He began taking painkillers, and made regular trips to New York in the early 1980s to buy drugs for himself and to sell to others back home. He moved here about 1984. He ran out of money and landed on the Bowery in the Providence Hotel, one of what used to be many single-room-occupancy buildings for men. Mr. Foley said he does not drink or use drugs anymore, and he visits a methadone clinic on Cooper Square six days a week to curb cravings for opiates.

He has a long arrest record in New York City, mostly for possession of drugs or drug paraphernalia, and a few arrests for selling. It is unclear how many times Mr. Foley was convicted. The city’s jails held a man named John Foley with the same birth date 22 times since 1983. Mr. Foley said that number sounded low. Eighteen of the arrests involved drugs. No one with his name and date of birth is listed in state correctional records, but Mr. Foley said he served 18 months in a minimum-security prison beginning in 1984. He collects small disability checks from the government.

Along the way, in SoHo, he met Fish, the co-creator and first resident of the box.

“Fish was moving the box all over town, the poor guy,” Mr. Foley said. When Fish found his own place in Brooklyn, he gave Mr. Foley the box.

Mr. Foley wrote his name and address on the side and chained it to the pole on Broome Street. He said the police told him he could stay if he did not cause any trouble. He found a battery-powered nightlight, and slept on top of one sleeping bag and beneath another.

He read the papers and Sports Illustrated until the streets outside hushed. “The worst nights were Friday and Saturday,” he said. “You had the drunks going by. They would tease me, bang on the box. Wiseguys.”

Box living soon lost its charm.

“It’s too small for me,” he said. “To turn over, I’ve got to go through all kinds of changes.” A little leak on top let in rain. “It’s like Chinese torture.”

Hot nights were brutal. “In the summer, it was a sweatbox,” he said. One day, his buddy Mike mistakenly unchained the box from the pole while Mr. Foley was asleep inside, and it rolled off the curb.

“A car comes along and sideswipes the box. He thought it was cardboard,” Mr. Foley said. He clambered out. “I must have looked like the abominable snowman. He took off. I was aggravated. My Irish come up.”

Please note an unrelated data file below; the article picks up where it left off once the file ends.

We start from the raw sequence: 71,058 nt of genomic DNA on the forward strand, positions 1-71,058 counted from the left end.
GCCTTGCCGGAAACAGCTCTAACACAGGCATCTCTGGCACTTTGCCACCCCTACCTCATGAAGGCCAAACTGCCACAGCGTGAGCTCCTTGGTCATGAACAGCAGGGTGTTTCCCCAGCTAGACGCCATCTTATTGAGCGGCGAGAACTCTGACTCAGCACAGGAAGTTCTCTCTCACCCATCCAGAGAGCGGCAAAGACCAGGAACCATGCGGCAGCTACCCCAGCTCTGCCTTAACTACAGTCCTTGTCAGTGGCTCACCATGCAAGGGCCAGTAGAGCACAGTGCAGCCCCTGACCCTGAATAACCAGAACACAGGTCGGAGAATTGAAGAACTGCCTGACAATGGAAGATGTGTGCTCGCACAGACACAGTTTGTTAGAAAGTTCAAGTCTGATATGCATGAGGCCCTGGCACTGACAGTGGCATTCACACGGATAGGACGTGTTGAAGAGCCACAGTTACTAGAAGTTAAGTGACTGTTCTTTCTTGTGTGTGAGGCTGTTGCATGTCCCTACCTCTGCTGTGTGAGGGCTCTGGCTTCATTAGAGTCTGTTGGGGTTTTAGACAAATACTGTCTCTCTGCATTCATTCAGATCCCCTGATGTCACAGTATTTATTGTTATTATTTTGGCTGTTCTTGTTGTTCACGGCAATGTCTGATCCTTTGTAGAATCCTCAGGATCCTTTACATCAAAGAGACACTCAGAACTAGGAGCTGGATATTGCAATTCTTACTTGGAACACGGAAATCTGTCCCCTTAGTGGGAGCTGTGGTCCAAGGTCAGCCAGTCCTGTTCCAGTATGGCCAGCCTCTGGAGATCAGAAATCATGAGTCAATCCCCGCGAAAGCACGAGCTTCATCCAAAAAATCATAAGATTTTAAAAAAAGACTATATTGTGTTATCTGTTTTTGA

Finally, there was the simple, quiet shame of the thing.

“It carries a stigma,” he said. “ ‘Oh, you sleep in a box, John?’ ” His sisters found out: “They hate it.” His buddy Mike likes to joke: “God forbid he ever dies in the thing, he’d be all ready for potter’s field.”

Then, about three weeks ago, a neighborhood acquaintance made Mr. Foley an offer: a small bedroom in a small apartment as his roommate on Elizabeth Street, around the corner from the box, for $300 a month. Mr. Foley accepted.

One would imagine that his life would be drastically and happily transformed, but apartment life, too, has been less than perfect. The four flights of stairs are tough on his bad leg. Unwelcome surprises surface.

One recent day, Mr. Foley turned the faucet in the tub of his little bathroom, and the fixture popped out of the wall, spraying water. He cursed and dug a screwdriver out of a toolbox in a little closet, to no avail. He did not know that the water was also spraying behind the wall, flowing into apartments and hallways below his.

Firefighters came knocking. Four firemen and a lieutenant crowded into the tiny bedroom, facing Mr. Foley.

“These old buildings,” the lieutenant said, and gave the order to shut off the water main for the entire property.

“I never had a water problem in my box,” Mr. Foley mused. “I come out of the box and don’t you know, I’m in water up to my knees.”

He said he sometimes misses the simplicity of the box, where he still keeps some belongings and visits most days. But passing by last week, he discovered that he had accidentally left the key, and someone had opened the box and rooted around inside.

“That makes it final,” Mr. Foley said, angry at himself. “The box is going.”

He said at least three other men want it. He made an offer: For $20, it’s yours. Just roll it away.